The only issue with moving .sit files over networks, etc, and this won't affect the OP, as he is running 7.1, is that there is no drag and drop in Systems 6 and earlier and .sit files moved across networks etc have their "Creator Type" and "File Type" removed from the file in the process. System 6 and earlier depends on a file's intact "Creator Type" and "File Type" to know how to treat them. The "Creator Type" and "File Type" of classic StuffIt ".sit" files are not stored in the resource fork, but in the catalog tree of the HFS/HFS+ disk that the file is created on or moved to by the Finder, they, like the resource fork of a Mac file get lost in travelling over non-Mac media. HandOff II comes to the rescue in those SSW6 situations.

With System 7 and later there is no such issue, as dragging a generic-icon'd .sit file onto StuffIt Expander, it will launch, read the header of a file's data fork and then know what to do with it. It doesn't care about resource forks as it's own files don't have them.

The biggest issue I can see, for mac-tom and his Macintosh Plus, is that so much of online .sit archives (raw or inside .bin or .hqx wrappers) have been archived using StuffIt version 5.5 or later, and this version of StuffIt and later is incompatible with 68000 CPU's such as mac-tom's Mac Plus. StuffIt 5.x requires an '020 CPU at least, likely '030 for full compatibility, and files created in this and later versions cannot be extracted using earlier versions of StuffIt.

In which case, he may need to set up a Basilisk II or SheepShaver on his host PC to extract and repackage those incompatible files into something more suitable that he can take to and use on his Plus.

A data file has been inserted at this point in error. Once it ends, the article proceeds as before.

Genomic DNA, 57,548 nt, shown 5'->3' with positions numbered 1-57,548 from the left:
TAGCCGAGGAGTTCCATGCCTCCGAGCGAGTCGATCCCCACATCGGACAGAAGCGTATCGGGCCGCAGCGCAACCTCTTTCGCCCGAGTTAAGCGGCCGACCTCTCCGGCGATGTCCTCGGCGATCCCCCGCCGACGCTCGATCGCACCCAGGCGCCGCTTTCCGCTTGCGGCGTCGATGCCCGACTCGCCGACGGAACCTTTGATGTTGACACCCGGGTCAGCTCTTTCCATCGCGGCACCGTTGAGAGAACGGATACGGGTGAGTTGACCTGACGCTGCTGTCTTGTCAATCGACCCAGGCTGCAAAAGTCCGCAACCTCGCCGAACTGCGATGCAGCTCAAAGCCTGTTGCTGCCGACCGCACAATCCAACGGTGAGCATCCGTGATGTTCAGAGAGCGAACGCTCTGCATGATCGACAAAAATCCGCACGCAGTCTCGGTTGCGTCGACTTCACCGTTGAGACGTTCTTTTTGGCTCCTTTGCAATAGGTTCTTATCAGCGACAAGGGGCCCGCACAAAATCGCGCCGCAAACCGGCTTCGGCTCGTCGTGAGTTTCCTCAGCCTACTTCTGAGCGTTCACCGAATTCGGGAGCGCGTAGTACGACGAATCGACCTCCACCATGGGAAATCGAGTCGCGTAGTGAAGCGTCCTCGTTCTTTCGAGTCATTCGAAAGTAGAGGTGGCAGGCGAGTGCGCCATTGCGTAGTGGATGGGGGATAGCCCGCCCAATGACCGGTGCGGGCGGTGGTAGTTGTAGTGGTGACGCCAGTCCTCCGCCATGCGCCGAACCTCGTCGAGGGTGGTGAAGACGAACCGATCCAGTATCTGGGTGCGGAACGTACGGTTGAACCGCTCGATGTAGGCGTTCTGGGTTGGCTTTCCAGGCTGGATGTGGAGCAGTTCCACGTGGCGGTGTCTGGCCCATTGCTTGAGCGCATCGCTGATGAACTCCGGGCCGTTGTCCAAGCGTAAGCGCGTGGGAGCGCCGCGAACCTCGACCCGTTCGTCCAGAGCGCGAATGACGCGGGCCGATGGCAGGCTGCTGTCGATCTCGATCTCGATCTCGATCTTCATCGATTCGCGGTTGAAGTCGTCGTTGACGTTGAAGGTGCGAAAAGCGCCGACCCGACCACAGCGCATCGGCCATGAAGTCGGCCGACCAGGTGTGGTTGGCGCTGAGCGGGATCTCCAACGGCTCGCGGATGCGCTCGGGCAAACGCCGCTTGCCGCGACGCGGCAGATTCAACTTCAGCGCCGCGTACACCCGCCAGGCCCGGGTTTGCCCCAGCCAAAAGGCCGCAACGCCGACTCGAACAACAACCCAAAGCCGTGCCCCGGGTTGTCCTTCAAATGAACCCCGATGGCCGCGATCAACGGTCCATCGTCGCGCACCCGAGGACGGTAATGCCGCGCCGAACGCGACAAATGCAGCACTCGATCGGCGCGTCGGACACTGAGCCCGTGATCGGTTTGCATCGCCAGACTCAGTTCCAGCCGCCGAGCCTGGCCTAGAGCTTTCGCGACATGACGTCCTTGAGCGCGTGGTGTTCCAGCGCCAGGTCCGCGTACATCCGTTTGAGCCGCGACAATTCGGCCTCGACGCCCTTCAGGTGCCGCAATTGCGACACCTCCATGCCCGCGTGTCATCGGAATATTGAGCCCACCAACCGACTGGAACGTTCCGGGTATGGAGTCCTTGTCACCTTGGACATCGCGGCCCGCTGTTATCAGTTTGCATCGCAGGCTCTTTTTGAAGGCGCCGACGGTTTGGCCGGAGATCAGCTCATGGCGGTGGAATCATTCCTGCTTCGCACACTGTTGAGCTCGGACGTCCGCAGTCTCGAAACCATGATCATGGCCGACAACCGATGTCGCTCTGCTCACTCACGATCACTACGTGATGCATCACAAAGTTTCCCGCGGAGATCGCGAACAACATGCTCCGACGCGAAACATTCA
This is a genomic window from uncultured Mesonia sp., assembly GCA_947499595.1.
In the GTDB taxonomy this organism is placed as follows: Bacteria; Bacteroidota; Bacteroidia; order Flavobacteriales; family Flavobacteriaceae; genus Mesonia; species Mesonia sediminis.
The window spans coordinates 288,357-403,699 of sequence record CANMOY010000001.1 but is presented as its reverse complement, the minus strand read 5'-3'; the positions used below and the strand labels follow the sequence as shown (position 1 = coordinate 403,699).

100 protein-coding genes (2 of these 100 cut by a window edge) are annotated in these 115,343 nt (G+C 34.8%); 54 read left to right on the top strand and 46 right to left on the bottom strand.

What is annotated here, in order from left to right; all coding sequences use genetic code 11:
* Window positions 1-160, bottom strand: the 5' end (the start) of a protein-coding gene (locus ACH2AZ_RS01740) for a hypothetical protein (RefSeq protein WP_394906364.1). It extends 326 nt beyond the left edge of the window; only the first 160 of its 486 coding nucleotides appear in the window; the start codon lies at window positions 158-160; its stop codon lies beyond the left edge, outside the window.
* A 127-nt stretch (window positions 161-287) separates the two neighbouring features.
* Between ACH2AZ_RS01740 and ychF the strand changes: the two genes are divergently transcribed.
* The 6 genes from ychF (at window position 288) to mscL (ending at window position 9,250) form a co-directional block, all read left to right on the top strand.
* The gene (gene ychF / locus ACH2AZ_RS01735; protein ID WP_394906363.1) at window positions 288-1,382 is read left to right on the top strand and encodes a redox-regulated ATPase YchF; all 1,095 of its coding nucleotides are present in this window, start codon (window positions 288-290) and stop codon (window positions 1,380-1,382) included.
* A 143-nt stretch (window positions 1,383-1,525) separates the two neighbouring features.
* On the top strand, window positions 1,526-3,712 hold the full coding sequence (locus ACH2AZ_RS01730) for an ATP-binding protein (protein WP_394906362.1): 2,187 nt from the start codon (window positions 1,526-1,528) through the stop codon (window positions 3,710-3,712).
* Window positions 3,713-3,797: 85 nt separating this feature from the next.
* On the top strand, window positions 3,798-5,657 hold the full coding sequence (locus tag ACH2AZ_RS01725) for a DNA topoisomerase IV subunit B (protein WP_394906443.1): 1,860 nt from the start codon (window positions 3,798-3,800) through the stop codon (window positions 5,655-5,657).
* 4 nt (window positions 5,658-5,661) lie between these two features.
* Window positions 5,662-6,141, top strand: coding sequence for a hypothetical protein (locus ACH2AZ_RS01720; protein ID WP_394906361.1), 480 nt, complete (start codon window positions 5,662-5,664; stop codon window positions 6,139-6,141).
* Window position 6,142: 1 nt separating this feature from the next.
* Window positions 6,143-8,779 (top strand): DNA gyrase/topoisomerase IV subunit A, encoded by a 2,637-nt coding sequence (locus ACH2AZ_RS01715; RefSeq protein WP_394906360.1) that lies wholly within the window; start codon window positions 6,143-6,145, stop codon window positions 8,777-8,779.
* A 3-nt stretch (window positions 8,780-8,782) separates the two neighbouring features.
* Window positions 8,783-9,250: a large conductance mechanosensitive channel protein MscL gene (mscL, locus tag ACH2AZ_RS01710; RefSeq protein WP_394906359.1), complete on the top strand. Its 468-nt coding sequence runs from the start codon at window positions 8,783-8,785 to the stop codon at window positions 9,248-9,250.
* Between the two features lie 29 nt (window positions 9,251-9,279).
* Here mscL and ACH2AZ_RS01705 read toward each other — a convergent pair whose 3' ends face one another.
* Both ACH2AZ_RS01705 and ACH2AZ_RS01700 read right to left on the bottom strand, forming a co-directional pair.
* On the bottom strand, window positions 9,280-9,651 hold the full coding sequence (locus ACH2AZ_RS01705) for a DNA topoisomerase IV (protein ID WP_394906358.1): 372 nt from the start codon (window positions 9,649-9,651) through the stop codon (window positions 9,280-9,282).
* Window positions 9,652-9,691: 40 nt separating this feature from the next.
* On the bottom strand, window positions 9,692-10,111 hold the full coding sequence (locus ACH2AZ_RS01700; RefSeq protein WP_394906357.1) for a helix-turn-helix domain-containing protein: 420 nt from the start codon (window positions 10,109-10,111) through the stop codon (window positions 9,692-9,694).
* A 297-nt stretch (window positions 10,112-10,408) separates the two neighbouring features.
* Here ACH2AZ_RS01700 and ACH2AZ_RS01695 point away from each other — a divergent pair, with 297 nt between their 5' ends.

Duality's picture
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Joined: 2014 Mar 1

Interesting! It would not surprise me that Mac Observer was wrong. They can be like a less trustworthy TidBITS. Smile

I do remember that StuffIt 5 SIT files did something to allow for better compatibility in non-HFS/MFS environments, though there's too many StuffIt press releases in MacTech to know for sure what that was vs developer-facing docs. Statements like "We are excited that StuffIt’s new format dramatically increases the ease of cross-platform information exchange" don't really help.

MikeTomTom's picture
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Statements like "We are excited that StuffIt’s new format dramatically...

I think what they're saying there, is "We've re-written the code from scratch and you'll need to buy the product all over again if you hope to create our new StuffIt formatted files". Wink

MikeTomTom's picture
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I think it was possible to read DOS 720k floppies in System 6 with AccessPC:

I recommend using DOS Mounter 95 instead of Access PC, as DM 95 handles long file names coming in off DOS formatted media. No mean feat in System 6, I kid you not Wink

mac-tom boots into System 7.1 it seems, but I would still use DOS Mounter 95 even over Apples PC Exchange, as that didn't get long file name support until version 2.1 (System 7.5.5 - 7.6 ?) . It's file type mapping seems more robust too.

He wouldn't need Basilisk II to copy (.sit, .bin, .hqx.) archives to a DOS formatted 720k DD floppy disk. But he may need Basilisk II or Sheepshaver to convert StuffIt version 5 and later archives to something compatible with a 68000 CPU, e.g.; StuffIt 4.x or earlier, ".sit" formats. Also to split archives too large to fit onto a single 720k disk.